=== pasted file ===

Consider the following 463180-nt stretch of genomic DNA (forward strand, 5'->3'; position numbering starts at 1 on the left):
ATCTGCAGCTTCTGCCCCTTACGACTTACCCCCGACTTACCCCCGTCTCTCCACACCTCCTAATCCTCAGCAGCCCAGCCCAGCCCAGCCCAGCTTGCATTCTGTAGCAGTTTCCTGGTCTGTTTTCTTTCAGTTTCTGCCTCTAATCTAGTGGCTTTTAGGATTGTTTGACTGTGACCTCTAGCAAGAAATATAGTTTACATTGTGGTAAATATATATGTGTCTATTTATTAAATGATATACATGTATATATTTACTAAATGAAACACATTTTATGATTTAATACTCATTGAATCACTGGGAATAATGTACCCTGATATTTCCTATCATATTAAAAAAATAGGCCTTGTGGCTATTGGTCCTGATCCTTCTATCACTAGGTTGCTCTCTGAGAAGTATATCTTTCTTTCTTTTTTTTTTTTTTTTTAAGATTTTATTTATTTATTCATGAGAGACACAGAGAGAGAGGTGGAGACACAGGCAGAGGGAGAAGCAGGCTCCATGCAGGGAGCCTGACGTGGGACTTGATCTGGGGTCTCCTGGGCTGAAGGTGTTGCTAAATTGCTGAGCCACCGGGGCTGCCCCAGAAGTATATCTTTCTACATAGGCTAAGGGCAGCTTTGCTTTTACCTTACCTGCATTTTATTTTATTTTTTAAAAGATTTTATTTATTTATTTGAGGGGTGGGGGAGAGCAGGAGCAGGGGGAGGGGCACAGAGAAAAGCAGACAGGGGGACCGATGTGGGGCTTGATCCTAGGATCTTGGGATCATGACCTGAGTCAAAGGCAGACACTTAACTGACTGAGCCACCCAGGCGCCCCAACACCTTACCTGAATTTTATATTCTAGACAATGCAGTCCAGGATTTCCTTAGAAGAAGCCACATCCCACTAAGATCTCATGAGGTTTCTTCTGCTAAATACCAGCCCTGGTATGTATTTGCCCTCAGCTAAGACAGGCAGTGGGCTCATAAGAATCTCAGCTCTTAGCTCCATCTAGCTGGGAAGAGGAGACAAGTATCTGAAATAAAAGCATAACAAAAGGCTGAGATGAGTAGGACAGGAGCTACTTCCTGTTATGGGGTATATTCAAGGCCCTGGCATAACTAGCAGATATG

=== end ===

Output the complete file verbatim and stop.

Consider the following 463180-nt stretch of genomic DNA (forward strand, 5'->3'; position numbering starts at 1 on the left):
ATCTGCAGCTTCTGCCCCTTACGACTTACCCCCGACTTACCCCCGTCTCTCCACACCTCCTAATCCTCAGCAGCCCAGCCCAGCCCAGCCCAGCTTGCATTCTGTAGCAGTTTCCTGGTCTGTTTTCTTTCAGTTTCTGCCTCTAATCTAGTGGCTTTTAGGATTGTTTGACTGTGACCTCTAGCAAGAAATATAGTTTACATTGTGGTAAATATATATGTGTCTATTTATTAAATGATATACATGTATATATTTACTAAATGAAACACATTTTATGATTTAATACTCATTGAATCACTGGGAATAATGTACCCTGATATTTCCTATCATATTAAAAAAATAGGCCTTGTGGCTATTGGTCCTGATCCTTCTATCACTAGGTTGCTCTCTGAGAAGTATATCTTTCTTTCTTTTTTTTTTTTTTTTTAAGATTTTATTTATTTATTCATGAGAGACACAGAGAGAGAGGTGGAGACACAGGCAGAGGGAGAAGCAGGCTCCATGCAGGGAGCCTGACGTGGGACTTGATCTGGGGTCTCCTGGGCTGAAGGTGTTGCTAAATTGCTGAGCCACCGGGGCTGCCCCAGAAGTATATCTTTCTACATAGGCTAAGGGCAGCTTTGCTTTTACCTTACCTGCATTTTATTTTATTTTTTAAAAGATTTTATTTATTTATTTGAGGGGTGGGGGAGAGCAGGAGCAGGGGGAGGGGCACAGAGAAAAGCAGACAGGGGGACCGATGTGGGGCTTGATCCTAGGATCTTGGGATCATGACCTGAGTCAAAGGCAGACACTTAACTGACTGAGCCACCCAGGCGCCCCAACACCTTACCTGAATTTTATATTCTAGACAATGCAGTCCAGGATTTCCTTAGAAGAAGCCACATCCCACTAAGATCTCATGAGGTTTCTTCTGCTAAATACCAGCCCTGGTATGTATTTGCCCTCAGCTAAGACAGGCAGTGGGCTCATAAGAATCTCAGCTCTTAGCTCCATCTAGCTGGGAAGAGGAGACAAGTATCTGAAATAAAAGCATAACAAAAGGCTGAGATGAGTAGGACAGGAGCTACTTCCTGTTATGGGGTATATTCAAGGCCCTGGCATAACTAGCAGATATG